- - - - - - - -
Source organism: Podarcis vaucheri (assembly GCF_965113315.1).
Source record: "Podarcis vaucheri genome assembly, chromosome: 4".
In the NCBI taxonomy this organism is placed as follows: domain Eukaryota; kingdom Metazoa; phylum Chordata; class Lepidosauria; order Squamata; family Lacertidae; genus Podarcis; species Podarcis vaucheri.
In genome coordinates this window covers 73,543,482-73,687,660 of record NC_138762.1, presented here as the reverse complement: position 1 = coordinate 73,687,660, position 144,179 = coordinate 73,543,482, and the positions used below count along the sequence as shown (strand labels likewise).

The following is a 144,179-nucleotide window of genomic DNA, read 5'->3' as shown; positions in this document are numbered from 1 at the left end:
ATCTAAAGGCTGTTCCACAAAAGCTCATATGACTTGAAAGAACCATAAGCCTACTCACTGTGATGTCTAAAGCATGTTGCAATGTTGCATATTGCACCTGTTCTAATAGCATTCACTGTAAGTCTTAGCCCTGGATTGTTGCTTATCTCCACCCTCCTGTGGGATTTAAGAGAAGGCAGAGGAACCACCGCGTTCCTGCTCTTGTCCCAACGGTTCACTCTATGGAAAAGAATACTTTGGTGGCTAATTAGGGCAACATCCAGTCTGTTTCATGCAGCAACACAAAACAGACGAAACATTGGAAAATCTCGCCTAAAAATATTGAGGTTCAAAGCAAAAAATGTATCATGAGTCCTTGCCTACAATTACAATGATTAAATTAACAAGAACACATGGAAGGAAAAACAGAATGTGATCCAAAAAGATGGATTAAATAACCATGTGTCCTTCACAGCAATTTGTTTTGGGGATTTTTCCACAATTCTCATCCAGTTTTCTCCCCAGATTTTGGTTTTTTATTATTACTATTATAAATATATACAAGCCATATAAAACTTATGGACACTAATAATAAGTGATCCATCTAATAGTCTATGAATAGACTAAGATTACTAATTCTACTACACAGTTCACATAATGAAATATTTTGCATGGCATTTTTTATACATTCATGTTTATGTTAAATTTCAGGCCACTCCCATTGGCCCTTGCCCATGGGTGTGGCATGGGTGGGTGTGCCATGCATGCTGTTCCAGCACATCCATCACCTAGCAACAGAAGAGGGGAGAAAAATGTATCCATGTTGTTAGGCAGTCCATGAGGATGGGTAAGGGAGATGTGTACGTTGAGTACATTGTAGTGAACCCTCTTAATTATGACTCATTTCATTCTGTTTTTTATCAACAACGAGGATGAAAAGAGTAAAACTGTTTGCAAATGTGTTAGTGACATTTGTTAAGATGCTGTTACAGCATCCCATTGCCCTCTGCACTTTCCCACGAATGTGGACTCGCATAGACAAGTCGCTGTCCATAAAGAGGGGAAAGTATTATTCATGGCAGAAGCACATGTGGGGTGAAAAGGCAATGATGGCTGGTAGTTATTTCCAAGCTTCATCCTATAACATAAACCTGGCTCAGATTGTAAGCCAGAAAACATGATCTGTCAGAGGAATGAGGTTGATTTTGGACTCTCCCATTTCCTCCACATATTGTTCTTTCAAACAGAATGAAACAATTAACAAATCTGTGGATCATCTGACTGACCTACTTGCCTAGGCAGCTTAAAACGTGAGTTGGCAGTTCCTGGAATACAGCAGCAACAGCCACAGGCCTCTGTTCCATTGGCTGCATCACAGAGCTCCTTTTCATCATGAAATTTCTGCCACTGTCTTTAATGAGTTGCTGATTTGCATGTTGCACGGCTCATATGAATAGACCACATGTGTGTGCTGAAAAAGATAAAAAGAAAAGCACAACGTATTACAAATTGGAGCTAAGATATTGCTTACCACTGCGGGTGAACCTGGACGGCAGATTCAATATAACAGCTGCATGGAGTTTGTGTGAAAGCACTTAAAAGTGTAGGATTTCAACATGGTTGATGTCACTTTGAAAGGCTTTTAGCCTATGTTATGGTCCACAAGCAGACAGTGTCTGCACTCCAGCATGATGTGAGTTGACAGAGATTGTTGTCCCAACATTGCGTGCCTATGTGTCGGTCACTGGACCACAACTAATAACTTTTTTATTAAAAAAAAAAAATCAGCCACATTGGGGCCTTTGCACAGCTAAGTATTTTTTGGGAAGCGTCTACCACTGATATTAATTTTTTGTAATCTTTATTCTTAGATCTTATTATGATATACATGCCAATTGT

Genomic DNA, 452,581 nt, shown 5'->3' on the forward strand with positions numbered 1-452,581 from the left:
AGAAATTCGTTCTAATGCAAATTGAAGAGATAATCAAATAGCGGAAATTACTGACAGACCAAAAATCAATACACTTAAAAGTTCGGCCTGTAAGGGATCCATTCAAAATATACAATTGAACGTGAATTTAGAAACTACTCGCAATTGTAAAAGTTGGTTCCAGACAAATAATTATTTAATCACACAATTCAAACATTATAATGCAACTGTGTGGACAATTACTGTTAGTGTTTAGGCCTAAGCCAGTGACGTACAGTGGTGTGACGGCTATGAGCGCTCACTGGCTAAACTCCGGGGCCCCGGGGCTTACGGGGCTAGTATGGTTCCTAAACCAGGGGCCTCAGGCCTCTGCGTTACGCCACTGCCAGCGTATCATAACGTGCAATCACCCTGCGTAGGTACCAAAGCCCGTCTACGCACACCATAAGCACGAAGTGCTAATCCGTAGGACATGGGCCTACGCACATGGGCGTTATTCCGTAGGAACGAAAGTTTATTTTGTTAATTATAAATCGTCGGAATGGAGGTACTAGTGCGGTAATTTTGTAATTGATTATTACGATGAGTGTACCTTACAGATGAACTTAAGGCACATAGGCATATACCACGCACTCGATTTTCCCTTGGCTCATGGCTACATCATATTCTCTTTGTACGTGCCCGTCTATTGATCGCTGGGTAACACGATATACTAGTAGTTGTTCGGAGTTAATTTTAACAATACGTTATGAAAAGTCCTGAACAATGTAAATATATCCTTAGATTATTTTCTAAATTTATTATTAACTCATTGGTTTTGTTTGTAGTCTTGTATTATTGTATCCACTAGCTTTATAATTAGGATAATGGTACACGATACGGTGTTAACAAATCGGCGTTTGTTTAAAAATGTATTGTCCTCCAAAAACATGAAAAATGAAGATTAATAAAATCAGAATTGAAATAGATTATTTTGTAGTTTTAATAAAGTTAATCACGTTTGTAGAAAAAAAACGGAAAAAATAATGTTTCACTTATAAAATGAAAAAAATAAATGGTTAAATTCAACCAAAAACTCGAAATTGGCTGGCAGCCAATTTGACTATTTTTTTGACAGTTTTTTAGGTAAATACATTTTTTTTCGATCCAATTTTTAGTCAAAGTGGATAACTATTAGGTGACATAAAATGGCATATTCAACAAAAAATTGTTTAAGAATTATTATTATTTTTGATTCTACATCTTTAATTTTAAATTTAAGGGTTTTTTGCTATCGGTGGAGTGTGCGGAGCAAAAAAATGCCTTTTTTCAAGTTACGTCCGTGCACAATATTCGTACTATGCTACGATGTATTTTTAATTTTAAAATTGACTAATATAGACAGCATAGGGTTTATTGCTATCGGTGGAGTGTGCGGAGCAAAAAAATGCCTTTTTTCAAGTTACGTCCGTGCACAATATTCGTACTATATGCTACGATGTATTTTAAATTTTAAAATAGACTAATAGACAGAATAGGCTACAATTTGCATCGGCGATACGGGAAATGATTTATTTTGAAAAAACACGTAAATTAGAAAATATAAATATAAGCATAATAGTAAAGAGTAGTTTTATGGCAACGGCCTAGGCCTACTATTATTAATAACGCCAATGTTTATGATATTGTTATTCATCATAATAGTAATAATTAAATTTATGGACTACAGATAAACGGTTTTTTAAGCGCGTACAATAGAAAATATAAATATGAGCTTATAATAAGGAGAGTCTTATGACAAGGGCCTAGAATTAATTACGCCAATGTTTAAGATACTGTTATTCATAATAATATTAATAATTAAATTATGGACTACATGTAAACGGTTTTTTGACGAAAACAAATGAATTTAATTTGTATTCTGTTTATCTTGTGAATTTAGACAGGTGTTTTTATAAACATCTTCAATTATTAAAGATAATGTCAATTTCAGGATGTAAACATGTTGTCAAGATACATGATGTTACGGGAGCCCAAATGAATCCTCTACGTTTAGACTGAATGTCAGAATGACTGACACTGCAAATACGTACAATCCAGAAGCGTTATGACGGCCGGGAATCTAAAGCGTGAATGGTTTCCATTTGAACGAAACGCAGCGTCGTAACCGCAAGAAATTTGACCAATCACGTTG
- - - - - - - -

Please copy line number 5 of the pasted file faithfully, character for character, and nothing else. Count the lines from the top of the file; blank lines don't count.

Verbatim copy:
The following is a 144,179-nucleotide window of genomic DNA, read 5'->3' as shown; positions in this document are numbered from 1 at the left end: